Mountain View Elementary School in suburban Alta*, Illinois, is in a world of hurt. The students are not achieving on state assessments, the average daily attendance has dipped below 80 percent, violence and graffiti mar the playground, and coercing substitutes to spend a day on campus is like trying to teach an ostrich to fly: painful and fruitless.
We've all heard of schools such as Mountain View Elementary. Some of us work in schools that match that distasteful description.
For the majority of school administrators, however, schools are happy, positive, and productive places that are good for kids. But are they the idyllic havens for self-actualization, hubs of academic achievement, and breeding grounds of critical thinkers and lifelong learners that we all profess to cultivate? Can we do more for our prized clients, the children themselves? Can we do better?
Since that is a rhetorical question, we'll proceed to the how part of the conversation. How can we improve? How can we make our schools the places we would like our own children to attend and flourish? In my research and experience, I have encountered one undeniable fact about school improvement that we as school leaders must understand before we can begin to realize the benefits of a true improvement effort: Change is a prerequisite to improvement.
We all know that if we keep doing what we've always done, we'll keep getting what we've always gotten. So why don't we change what we're doing? Because change is difficult, that's why. That is the way we've taught for the past 20 years, and it works. Change is scary, intimidating, disconcerting, nerve-wracking. It involves stepping out of a comfort zone and into a new realm of reality, one that we call the unknown. And we're all afraid of the unknown. That's why Stephen King's novels sell so well.
So, as leaders of the school improvement movement in our schools, we are faced with the daunting challenge of making change a necessity, a known quantity, and an enjoyable prospect. Yes, you heard me correctly. Change is fun!
CHANGE IS NECESSARY
We can use our site achievement data and changing demographic information to graphically demonstrate the need to change the way we operate. Pressure from the public, district accountability measures, and Federal programs can help nudge us into a state of understanding that change is necessary. That is not always a pleasant, fun step, but it's crucial. We need to help our staff and school community discover that what we are doing right now is not working, is not sufficient, or is not sustainable.
If you need more information to help you and your colleagues "confront the brutal facts" of change, I suggest you take a look at Jim Collins' book, Good to Great.
WE CAN UNDERSTAND THE CHANGE PROCESS
There is more research on the stages and process of school improvement available today than ever before. We can dig it out and begin to appreciate what is in store for our schools. We know improvement generally follows a cyclical, self-regulating schedule: define the issues, determine strategies to approach the problems, initiate changes, and evaluate progress and effectiveness, ad infinitum. We can share that information with our school communities so they know and understand the stages, what characteristics each stage exhibits, and how to proceed productively around the cycle. If we continue to revisit these stages while in the throes of the process, we can discern the big picture and understand where we are on the map. Recognizing the steps alleviates the fear and dread that accompany the unawares.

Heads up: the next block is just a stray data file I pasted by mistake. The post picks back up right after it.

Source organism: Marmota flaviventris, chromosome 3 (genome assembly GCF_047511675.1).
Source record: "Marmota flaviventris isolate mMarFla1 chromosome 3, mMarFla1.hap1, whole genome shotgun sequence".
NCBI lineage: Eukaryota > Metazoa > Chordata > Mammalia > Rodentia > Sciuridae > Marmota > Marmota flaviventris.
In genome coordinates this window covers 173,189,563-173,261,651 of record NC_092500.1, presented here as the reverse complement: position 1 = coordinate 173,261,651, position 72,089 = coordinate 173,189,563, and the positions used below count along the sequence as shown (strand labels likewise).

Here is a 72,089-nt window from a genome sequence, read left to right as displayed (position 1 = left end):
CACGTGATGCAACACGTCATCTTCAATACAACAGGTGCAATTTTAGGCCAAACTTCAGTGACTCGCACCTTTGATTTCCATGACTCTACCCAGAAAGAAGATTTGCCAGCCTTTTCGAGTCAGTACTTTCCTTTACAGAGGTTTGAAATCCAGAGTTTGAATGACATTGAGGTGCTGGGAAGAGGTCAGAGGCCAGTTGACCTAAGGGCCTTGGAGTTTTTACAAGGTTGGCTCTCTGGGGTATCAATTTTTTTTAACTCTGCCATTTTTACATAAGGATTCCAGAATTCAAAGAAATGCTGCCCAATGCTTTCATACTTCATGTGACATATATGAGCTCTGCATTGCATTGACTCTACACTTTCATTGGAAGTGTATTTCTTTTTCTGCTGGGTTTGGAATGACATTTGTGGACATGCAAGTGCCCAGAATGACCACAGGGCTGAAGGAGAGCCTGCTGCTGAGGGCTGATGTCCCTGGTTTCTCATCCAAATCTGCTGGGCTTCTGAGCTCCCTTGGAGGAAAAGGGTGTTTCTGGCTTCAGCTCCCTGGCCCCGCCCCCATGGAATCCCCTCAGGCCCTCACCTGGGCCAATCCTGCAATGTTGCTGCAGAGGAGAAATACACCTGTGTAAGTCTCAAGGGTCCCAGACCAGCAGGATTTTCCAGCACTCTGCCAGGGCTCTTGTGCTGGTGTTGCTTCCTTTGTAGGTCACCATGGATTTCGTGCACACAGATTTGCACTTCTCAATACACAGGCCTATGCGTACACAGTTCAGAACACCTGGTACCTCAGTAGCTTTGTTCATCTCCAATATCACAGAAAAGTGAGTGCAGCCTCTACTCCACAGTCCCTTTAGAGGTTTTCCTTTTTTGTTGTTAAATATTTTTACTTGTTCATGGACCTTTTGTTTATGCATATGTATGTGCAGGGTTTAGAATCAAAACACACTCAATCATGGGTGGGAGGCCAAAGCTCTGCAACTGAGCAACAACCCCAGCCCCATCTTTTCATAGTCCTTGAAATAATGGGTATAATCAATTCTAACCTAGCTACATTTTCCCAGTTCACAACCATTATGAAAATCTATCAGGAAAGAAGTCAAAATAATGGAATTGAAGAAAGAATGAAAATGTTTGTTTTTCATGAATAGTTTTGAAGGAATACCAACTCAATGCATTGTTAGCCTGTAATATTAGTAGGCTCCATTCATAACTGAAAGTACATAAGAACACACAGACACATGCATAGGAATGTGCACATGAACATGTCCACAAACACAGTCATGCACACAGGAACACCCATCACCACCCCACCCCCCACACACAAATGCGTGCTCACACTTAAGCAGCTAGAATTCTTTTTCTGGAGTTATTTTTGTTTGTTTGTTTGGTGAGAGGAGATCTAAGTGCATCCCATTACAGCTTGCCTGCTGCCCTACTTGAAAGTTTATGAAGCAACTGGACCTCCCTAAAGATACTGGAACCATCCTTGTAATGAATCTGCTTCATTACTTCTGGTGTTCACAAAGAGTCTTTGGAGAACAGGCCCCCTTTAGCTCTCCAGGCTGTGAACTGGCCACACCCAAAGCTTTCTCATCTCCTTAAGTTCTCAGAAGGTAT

CHANGE IS FUN
Change is fun. That's right, say it with me: Change is fun. That is a secret the auto industry figured out long ago. That's why they invented that "new car smell." It's enjoyable to the olfactory sense but, in actuality, it's merely symbolic of the fact that you have traded in the 1985 Toyota Tercel wagon for a 2006 Ford Freestyle. We can all upgrade our skills, knowledge, and practices. And what's better than starting a new school year with a new roster of students? Deep down, teachers and everyone else in the school community love change and yearn for a publicly acceptable manner to alter what they do. So let's open the doors for change, celebrate the arrival of new materials, rejoice in new ideas, and revel in new professional discourse.
Personally, I cannot imagine a more apt description of our profession than, "Well, it changes a lot." Change itself is intimately related to our work: it is, in a phrase, the nature of the business. Students enter our doors only to eventually leave -- through promotion, graduation, or otherwise moving along. Teachers come and go. Administrators switch and are replaced every several years or so. Textbooks and curriculum alter with the changing times. Neighborhoods transform. Technology innovations revolutionize the possibilities within classrooms. And a million different experiences assault us every day.
It would almost appear foolish to place much stock in the way things were, or even the ways things are -- because it won't be like that much longer. We're left with only one reality if we're to improve the way we conduct our business: change. As the leaders of our schools, it's our responsibility to recruit the support and backing of the entire school community when embarking upon the school improvement process. And we can get them on board by explaining what change is all about.
Always strive to be a better you,
* Alta, Illinois, is not a real place
Article by Pete Hall
Copyright © 2005 Education World